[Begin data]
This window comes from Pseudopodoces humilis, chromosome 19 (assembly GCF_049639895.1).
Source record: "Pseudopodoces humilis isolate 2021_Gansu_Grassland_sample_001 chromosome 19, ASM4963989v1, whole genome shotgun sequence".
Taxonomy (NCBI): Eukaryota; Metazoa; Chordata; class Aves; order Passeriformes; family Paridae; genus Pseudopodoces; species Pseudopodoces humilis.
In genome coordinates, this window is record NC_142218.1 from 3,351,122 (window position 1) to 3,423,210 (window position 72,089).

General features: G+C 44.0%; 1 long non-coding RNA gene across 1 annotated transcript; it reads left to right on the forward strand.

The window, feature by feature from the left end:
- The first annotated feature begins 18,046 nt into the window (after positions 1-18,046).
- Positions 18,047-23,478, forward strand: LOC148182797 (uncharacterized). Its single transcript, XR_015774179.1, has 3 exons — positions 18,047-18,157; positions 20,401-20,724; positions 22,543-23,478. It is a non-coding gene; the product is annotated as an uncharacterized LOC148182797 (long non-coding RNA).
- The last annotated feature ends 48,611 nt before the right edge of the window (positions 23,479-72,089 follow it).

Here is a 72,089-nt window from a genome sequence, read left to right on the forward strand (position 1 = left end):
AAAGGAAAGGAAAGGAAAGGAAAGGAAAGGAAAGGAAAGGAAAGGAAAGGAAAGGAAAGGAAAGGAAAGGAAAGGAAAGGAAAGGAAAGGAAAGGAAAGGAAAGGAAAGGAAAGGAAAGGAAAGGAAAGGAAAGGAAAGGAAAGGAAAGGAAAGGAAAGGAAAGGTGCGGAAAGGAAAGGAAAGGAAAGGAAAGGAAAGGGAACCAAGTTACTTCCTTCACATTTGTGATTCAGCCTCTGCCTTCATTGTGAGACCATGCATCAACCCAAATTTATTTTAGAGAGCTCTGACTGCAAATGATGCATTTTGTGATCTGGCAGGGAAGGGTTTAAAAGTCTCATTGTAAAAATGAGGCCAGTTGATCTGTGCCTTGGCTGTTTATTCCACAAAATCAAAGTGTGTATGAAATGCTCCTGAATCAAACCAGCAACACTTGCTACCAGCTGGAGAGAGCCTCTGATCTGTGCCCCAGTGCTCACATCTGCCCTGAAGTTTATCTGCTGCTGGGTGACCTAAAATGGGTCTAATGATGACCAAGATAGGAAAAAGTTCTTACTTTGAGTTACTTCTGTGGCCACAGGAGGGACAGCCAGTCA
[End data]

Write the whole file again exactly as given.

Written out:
This window comes from Pseudopodoces humilis, chromosome 19 (assembly GCF_049639895.1).
Source record: "Pseudopodoces humilis isolate 2021_Gansu_Grassland_sample_001 chromosome 19, ASM4963989v1, whole genome shotgun sequence".
Taxonomy (NCBI): Eukaryota; Metazoa; Chordata; class Aves; order Passeriformes; family Paridae; genus Pseudopodoces; species Pseudopodoces humilis.
In genome coordinates, this window is record NC_142218.1 from 3,351,122 (window position 1) to 3,423,210 (window position 72,089).

General features: G+C 44.0%; 1 long non-coding RNA gene across 1 annotated transcript; it reads left to right on the forward strand.

The window, feature by feature from the left end:
- The first annotated feature begins 18,046 nt into the window (after positions 1-18,046).
- Positions 18,047-23,478, forward strand: LOC148182797 (uncharacterized). Its single transcript, XR_015774179.1, has 3 exons — positions 18,047-18,157; positions 20,401-20,724; positions 22,543-23,478. It is a non-coding gene; the product is annotated as an uncharacterized LOC148182797 (long non-coding RNA).
- The last annotated feature ends 48,611 nt before the right edge of the window (positions 23,479-72,089 follow it).

Here is a 72,089-nt window from a genome sequence, read left to right on the forward strand (position 1 = left end):
AAAGGAAAGGAAAGGAAAGGAAAGGAAAGGAAAGGAAAGGAAAGGAAAGGAAAGGAAAGGAAAGGAAAGGAAAGGAAAGGAAAGGAAAGGAAAGGAAAGGAAAGGAAAGGAAAGGAAAGGAAAGGAAAGGAAAGGAAAGGAAAGGAAAGGAAAGGAAAGGAAAGGTGCGGAAAGGAAAGGAAAGGAAAGGAAAGGAAAGGGAACCAAGTTACTTCCTTCACATTTGTGATTCAGCCTCTGCCTTCATTGTGAGACCATGCATCAACCCAAATTTATTTTAGAGAGCTCTGACTGCAAATGATGCATTTTGTGATCTGGCAGGGAAGGGTTTAAAAGTCTCATTGTAAAAATGAGGCCAGTTGATCTGTGCCTTGGCTGTTTATTCCACAAAATCAAAGTGTGTATGAAATGCTCCTGAATCAAACCAGCAACACTTGCTACCAGCTGGAGAGAGCCTCTGATCTGTGCCCCAGTGCTCACATCTGCCCTGAAGTTTATCTGCTGCTGGGTGACCTAAAATGGGTCTAATGATGACCAAGATAGGAAAAAGTTCTTACTTTGAGTTACTTCTGTGGCCACAGGAGGGACAGCCAGTCA